Windows 10 PCs: 7 new hardware technologies to look for

The Windows 10 operating system will make its appearance later this year, as a free upgrade for existing Windows 7 and 8 users. But if you want to use the opportunity to get a new PC, these are the seven features you can look out for.

USB Type C, and USB protocol 3.1
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USB Type C, and USB protocol 3.1

The multi-purpose USB Type-C port - already unveiled for Apple’s MacBook and Google’s Chromebook Pixel - is likely to become mainstream in PCs by the time Windows 10 ships later this year. Users will be able to use the ports to connect PCs to monitors, printers, cameras and external storage, as well as to recharge laptops. The 3.1 protocol will also enable data transfer rates at 10Gbps, double that of USB 3.0.

Face recognition
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Face recognition

Windows 10 wants to replace passwords with authentication by biometrics. Laptops with Intel’s RealSense 3D camera will be able to recognise faces and use this to log people in to Windows. The first version of the camera is already available, with the next iteration expected in Windows 10 PCs.

Sensors
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Sensors

Windows 10, compared to Windows 8, will be able to automatically switch between tablet and PC user interfaces with the use of sensors that can detect the position of a laptop.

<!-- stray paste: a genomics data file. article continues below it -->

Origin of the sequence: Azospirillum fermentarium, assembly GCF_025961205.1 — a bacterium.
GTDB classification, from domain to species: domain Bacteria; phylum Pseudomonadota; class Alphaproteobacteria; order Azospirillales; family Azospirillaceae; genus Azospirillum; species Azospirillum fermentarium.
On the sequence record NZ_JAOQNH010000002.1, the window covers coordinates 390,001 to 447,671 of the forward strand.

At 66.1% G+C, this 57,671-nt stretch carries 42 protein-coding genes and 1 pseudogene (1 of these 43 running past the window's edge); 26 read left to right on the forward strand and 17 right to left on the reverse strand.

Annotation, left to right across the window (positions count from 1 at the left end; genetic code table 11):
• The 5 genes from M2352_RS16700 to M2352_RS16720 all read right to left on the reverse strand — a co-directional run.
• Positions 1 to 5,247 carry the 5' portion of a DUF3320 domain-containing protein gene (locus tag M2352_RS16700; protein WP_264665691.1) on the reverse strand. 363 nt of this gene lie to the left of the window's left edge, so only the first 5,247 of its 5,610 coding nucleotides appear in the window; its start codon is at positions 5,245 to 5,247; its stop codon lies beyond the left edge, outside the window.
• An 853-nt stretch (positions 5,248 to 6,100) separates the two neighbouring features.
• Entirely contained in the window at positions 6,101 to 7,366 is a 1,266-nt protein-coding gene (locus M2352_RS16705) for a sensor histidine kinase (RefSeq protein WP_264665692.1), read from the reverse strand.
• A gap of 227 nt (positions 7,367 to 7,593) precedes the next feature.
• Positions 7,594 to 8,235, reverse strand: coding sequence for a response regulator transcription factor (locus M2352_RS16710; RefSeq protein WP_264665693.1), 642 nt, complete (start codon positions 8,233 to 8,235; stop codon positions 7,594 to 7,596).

Better performance
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Better performance

Intel’s new Core chips, code-named Skylake, will be available in PCs later this year. Microsoft is working to make sure that Windows 10 will be a perfect fit. Skylake will improve battery life in laptops, and give a boost to graphics and applications.

Wire-free computers
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Wire-free computers

Your new Windows 10 laptop would ideally by wire-free. In an Intel universe anyway. Intel wants wireless charging - via charging tables and surfaces - to be as widely available as wifi. But it might take a few years for the technology to become reality yet.

OLED screens
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OLED screens

Dell has suggested that it would combine OLED screens - normally used in TVs, tablets and smartphones - with Windows 10 in the future. The company has kept quiet about its exact plans, however.

Better graphics cards
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Better graphics cards

New Windows 10 PCs could contain graphics cards that support DirectX 12, which would boost PC gaming. The cards would also improve the battery life of laptops. Laptops may also be equipped with DDR4 by later this year, which would improve internal data transfer between components including memory and processors.

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